Lower Jobless Claims, Higher GDP Allays Economic Fears

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The number of Americans filing for new jobless claims dropped to a five-month low last week, while the US economy fared a little better in the second quarter, a separate government data showed on Thursday.

The number of Americans filing for new jobless claims dropped to a five-month low last week, while the US economy fared a little better in the second quarter, a separate government data showed on Thursday.

In a report, the Labor Department said initial unemployment benefit claims dropped to a seasonally adjusted 391,000 last week, beating earlier economists’ forecast of 420,000 for the period.

But despite the positive results in the sector, some economists said that the gains may be short-lived, noting the weakness of the labor market has been undermined by the data model the government used.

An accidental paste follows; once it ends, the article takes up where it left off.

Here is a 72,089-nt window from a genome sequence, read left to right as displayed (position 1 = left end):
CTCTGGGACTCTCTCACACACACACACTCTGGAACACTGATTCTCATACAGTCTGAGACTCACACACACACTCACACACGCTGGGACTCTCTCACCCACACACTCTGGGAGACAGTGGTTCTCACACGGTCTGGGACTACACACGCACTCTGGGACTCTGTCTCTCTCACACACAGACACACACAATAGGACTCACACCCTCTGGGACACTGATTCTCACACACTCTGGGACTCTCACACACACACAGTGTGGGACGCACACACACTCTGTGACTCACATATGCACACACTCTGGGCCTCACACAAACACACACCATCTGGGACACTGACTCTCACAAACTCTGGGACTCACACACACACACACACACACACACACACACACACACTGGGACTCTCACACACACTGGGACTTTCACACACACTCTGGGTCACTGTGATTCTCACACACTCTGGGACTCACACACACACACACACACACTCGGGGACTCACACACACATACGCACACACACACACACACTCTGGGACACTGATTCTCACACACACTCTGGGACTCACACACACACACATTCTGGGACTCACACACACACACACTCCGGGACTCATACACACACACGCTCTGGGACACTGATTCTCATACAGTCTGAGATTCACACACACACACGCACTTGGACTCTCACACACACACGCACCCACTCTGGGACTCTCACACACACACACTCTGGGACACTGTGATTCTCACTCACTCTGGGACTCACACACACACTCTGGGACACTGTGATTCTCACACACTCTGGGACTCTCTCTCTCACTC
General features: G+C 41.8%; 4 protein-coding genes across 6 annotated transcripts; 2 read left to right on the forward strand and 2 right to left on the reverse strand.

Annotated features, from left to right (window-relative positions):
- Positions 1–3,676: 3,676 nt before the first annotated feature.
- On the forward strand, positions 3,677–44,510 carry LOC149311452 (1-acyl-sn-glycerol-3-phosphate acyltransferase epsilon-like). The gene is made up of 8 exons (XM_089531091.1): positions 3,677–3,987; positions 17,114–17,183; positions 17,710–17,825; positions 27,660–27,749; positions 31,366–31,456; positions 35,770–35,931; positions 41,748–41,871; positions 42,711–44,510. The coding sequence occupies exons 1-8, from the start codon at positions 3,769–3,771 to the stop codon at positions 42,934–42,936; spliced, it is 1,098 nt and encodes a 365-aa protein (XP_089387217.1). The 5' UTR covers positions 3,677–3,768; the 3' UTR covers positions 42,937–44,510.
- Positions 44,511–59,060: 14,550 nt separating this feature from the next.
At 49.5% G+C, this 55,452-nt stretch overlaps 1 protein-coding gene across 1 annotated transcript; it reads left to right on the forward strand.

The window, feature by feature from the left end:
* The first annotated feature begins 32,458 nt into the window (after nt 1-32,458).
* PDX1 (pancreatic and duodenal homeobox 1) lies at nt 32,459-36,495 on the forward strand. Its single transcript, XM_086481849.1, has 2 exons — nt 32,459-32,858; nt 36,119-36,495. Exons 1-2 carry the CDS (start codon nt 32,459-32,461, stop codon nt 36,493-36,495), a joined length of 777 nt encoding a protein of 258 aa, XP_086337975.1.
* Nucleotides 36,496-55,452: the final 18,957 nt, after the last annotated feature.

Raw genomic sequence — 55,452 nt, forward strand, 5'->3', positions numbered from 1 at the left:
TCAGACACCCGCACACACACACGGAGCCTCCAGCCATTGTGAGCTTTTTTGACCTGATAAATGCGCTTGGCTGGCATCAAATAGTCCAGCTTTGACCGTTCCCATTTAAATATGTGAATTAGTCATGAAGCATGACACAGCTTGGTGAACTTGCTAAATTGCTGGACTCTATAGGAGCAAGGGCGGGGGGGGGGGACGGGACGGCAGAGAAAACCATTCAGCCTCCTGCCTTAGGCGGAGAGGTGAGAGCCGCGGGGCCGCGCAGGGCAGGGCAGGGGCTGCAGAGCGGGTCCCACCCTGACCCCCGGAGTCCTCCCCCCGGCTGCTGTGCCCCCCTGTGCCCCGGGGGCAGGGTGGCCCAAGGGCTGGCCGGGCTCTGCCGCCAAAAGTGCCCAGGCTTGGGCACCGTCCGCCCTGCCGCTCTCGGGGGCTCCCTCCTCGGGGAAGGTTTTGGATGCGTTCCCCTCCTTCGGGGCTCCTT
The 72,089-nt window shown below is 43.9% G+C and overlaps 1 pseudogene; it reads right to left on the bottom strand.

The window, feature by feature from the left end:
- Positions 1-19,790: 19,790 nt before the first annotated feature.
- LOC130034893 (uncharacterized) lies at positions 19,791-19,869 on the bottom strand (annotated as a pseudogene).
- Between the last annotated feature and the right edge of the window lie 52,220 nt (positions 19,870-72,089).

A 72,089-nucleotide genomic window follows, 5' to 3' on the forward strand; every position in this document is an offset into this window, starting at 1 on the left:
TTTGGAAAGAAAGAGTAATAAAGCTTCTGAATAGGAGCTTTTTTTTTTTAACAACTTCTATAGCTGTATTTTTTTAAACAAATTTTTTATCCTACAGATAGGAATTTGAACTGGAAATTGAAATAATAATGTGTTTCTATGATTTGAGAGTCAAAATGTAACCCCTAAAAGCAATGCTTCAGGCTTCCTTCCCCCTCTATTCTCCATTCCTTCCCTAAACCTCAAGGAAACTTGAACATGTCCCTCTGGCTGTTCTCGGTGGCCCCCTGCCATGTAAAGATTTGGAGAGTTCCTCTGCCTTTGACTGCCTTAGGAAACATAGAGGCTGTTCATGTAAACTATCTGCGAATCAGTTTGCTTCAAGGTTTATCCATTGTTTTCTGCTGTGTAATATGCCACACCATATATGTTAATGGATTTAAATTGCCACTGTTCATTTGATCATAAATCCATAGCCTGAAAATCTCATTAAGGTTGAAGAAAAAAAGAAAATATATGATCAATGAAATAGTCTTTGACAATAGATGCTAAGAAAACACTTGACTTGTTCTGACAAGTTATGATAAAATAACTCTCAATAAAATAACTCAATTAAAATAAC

They also noted that the total number of unemployed Americans remained at about 3.73 million in the week ended September 17 from the earlier 3.75 million; while in August 2011, the jobless rate was pegged at 9.1 percent.

In a separate report, the Commerce Department said that the US economy, as measured by its gross domestic product, grew by 1.3 percent in the second quarter of 2011 driven by increased consumer spending and export.

Analysts said that the stronger GDP, on top of the positive labor market data, will give the overall economy a strong footing entering into the third quarter.

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